Eva27
As the topic is 'Moving to Freiburg' I would really appreciate some more information about this, as I read, beautiful town. For example, what are the average costs of living? We are three-members family. Five years old kid, husband and I - students. So, everything about social life, learning language for kids, system of social security, vorschulen,renting - is important to hear from someone who lives there.

Thanks in advance!
P.S. We will move to Freiburg very soon, this summer, and this site is my only opportunity to learn more about it.
TravellerHH
Hi Eva-

I see that you are in Munich right now so you should be pretty familiar with Germany in general. We moved from Munich a couple of months back and generally speaking, Freiburg is not cheap but cheaper than Munich re living expenses and for example groceries. We made a trip from Munich over here at the time and checked out the different areas - maybe that's something you should be doing as well? Freiburg is fairly small and you can easily see most of the city over a weekend.

T.
kenlive
Hi Eva,
I have lived in Freiburg for 14 years. It is indeed a beautiful city. I can't help you with advice about schools, but I can give hints about finding accommodation. The district Vauban is worth checking out, if you have children. I have posted elsewhere on TT about this. I paid about 11 to 12 Euros per sq. metre per month warm for my two most recent flats.

Good luck!
JHZZ
We are also moving to Freiburg in Jan. 2012 but will only be there for 6 months. Our daughters are currently in 5th and 2nd grades. Can you give us any help about what kind of support schools give to non-German speaking students? Are there any schools in Freiburg that are bilingual German/English? Is it worth it to throw them into a German school for such a short time? My back up plan was to homeschool them as I am a teacher, but now we have discovered that homeschooling is illegal. Any advice would be appreciated.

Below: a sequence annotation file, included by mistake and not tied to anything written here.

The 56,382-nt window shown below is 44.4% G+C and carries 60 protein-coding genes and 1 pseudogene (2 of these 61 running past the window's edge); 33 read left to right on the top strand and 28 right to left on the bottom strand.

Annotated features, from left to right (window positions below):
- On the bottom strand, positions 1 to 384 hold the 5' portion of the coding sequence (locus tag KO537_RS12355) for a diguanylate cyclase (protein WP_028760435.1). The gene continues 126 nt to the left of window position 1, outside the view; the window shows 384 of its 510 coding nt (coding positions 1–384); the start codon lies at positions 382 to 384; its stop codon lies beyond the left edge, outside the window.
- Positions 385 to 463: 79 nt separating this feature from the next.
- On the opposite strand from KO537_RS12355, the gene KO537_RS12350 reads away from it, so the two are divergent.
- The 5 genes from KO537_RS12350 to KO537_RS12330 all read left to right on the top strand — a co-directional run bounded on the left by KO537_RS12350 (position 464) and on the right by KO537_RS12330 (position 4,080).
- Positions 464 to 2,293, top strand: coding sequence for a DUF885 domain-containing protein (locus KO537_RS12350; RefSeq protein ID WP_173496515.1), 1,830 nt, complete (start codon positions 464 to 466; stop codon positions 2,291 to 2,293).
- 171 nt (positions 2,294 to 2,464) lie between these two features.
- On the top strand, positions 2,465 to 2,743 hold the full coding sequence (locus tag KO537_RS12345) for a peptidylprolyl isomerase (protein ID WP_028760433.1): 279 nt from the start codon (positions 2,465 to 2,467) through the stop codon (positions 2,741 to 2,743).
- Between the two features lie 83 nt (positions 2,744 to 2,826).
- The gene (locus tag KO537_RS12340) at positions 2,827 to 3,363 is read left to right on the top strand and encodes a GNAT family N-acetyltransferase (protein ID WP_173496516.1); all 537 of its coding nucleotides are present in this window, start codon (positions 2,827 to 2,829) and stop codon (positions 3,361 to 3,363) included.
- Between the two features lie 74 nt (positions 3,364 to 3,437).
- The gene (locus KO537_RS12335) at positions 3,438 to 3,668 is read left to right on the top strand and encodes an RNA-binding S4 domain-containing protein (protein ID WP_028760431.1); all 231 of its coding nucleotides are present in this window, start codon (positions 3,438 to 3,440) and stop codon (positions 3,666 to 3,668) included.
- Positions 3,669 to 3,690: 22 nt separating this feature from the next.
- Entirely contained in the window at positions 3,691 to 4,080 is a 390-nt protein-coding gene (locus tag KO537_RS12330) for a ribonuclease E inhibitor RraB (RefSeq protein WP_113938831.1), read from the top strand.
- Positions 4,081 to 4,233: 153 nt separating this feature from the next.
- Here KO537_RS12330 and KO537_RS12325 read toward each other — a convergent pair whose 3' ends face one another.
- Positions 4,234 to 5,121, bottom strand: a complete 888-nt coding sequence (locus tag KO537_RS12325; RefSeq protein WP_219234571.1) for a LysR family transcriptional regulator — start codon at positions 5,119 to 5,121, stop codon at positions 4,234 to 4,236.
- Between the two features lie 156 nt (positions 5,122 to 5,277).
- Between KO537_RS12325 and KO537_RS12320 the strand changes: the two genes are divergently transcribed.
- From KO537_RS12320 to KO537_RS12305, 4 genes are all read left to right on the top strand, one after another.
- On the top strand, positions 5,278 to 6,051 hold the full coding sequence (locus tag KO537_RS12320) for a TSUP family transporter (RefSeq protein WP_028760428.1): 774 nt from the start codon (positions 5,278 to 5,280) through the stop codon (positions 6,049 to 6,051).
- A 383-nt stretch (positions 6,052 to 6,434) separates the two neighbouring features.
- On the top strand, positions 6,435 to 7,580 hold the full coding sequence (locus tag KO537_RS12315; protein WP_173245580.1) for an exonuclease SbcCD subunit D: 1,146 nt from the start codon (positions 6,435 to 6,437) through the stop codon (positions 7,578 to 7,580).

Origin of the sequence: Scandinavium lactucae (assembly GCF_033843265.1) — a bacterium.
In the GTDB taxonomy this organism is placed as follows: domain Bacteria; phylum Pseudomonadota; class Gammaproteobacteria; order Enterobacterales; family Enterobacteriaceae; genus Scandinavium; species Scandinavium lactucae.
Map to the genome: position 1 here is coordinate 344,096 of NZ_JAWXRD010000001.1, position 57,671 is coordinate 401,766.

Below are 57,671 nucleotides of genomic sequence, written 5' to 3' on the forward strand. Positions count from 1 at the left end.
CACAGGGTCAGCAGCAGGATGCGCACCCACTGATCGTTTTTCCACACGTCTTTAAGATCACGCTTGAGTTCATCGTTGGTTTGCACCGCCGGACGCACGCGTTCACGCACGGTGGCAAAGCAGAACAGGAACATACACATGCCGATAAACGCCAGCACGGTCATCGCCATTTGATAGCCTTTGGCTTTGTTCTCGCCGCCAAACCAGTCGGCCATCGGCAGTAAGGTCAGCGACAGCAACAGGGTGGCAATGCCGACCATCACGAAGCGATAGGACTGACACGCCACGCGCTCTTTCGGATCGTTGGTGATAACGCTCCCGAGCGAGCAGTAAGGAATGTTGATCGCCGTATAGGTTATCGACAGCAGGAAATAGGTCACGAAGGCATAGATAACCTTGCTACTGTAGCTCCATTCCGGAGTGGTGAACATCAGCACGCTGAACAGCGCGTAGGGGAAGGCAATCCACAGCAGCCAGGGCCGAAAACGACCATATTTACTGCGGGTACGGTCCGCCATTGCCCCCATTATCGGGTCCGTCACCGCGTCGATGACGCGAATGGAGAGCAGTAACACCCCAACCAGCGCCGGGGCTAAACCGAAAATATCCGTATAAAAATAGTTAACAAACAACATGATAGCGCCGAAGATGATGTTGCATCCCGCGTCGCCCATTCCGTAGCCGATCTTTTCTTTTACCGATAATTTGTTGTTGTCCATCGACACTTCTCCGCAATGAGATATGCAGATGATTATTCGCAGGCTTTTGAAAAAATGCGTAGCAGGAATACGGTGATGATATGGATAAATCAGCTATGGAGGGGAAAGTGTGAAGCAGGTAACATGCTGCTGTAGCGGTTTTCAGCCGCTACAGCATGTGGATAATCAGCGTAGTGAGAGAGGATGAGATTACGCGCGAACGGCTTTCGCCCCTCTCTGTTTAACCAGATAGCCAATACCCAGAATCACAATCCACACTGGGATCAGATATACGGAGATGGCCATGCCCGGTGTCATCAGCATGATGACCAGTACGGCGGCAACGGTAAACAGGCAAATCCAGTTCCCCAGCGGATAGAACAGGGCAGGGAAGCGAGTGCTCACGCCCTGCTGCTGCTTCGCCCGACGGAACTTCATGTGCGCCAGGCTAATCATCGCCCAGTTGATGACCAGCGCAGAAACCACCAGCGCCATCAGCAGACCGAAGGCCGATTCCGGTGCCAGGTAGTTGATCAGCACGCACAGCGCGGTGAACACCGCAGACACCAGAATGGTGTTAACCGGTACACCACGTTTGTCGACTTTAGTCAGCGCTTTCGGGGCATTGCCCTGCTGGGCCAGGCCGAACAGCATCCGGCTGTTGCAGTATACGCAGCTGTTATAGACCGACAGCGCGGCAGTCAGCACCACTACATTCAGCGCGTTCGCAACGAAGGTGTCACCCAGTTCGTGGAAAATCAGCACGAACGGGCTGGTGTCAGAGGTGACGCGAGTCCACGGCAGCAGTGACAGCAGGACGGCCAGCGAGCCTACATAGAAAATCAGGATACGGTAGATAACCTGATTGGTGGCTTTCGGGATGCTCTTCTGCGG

osmachar
I grew up in Freiburg and went to Karlschule Primary which had "internaltional classes" for children with no German. But that was 1981-1985. So best to check with the school itself. My secondary school was the Goethe-Gymnasium and I had a good time there, but again 1985-1994.

Housing is quite dear to rent and buy, but again depending where you want to be.

Freiburg is a lovely place (still miss it!!) and even if you live a wee bit further out the public transport is good and it's also small enough to cycle everywhere.
raf
We are also moving to Freiburg in Jan. 2012 but will only be there for 6 months. Our daughters are currently in 5th and 2nd grades. Can you give us any help about what kind of support schools give to non-German speaking students? Are there any schools in Freiburg that are bilingual German/English? Is it worth it to throw them into a German school for such a short time? My back up plan was to homeschool them as I am a teacher, but now we have discovered that homeschooling is illegal. Any advice would be appreciated.